Our School is a welcoming, inclusive and caring community of learners. We have strong links with All Saints Church and, as well as being a learning community, we are a faith community. We offer excellent support to children and their families and provide an exciting and engaging place to learn. Have a look at our newsletters to see all the interesting things we have been learning about.
We are a one-form entry rural school of approximately 170 pupils with seven mixed ability classes. Whilst we are slowly growing, we still cultivate and cherish a family atmosphere where our oldest pupils are very supportive of our younger children.
Children of all abilities thrive at Woodchurch Church of England Primary School; our expectations for children are high and the hard working staff do all they can to ensure each and every child succeeds. Children are proud to attend our school: they achieve highly and behave well. We are fortunate to have an energetic staff team who support each other fully, sharing ideas and delivering best practice to all their classes. We believe children learn best when they are excited by what they are learning, and therefore the staff ensure they deliver an exciting purposeful curriculum, following the National Curriculum guidance.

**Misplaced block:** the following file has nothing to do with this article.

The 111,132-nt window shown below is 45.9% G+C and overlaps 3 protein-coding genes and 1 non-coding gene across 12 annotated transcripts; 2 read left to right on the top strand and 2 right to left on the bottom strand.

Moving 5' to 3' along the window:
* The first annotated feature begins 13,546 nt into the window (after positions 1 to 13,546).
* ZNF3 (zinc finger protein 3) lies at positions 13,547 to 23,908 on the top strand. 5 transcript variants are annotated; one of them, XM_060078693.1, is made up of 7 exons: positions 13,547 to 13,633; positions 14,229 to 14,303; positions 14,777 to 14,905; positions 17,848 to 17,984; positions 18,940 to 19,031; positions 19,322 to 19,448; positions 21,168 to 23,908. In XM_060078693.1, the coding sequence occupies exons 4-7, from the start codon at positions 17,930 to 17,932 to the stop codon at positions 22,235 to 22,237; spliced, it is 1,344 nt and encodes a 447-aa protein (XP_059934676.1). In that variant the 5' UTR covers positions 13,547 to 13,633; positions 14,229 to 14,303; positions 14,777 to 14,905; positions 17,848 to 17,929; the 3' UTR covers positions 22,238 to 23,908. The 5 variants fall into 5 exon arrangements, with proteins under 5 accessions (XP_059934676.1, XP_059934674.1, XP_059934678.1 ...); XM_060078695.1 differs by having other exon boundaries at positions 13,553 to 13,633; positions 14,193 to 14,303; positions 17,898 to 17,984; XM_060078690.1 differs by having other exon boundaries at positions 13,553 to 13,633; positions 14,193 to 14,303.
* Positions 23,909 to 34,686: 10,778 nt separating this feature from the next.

Our Church of England Primary school is on the edge of the village of Woodchurch, situated next to the church.
Our main school building was built in 1844. Throughout the years, the building has been extended and added to. The newest extension of three new classrooms was built in 2004. Our spacious hall is used throughout the day for Acts of Worship, P.E. lessons, lunches and different class activities. We have a large playing field, a playground that is being developed, a school garden designed by Year 6 and a Key Stage One outside area.
We are an extended school with an After School Club run by the Windmills pre-School. We also run Holiday Clubs throughout the year, aiming to provide support for our parents. The school works closely with the village community; our hall is used regularly in the evening by different groups, including the Woodchurch Morris Men.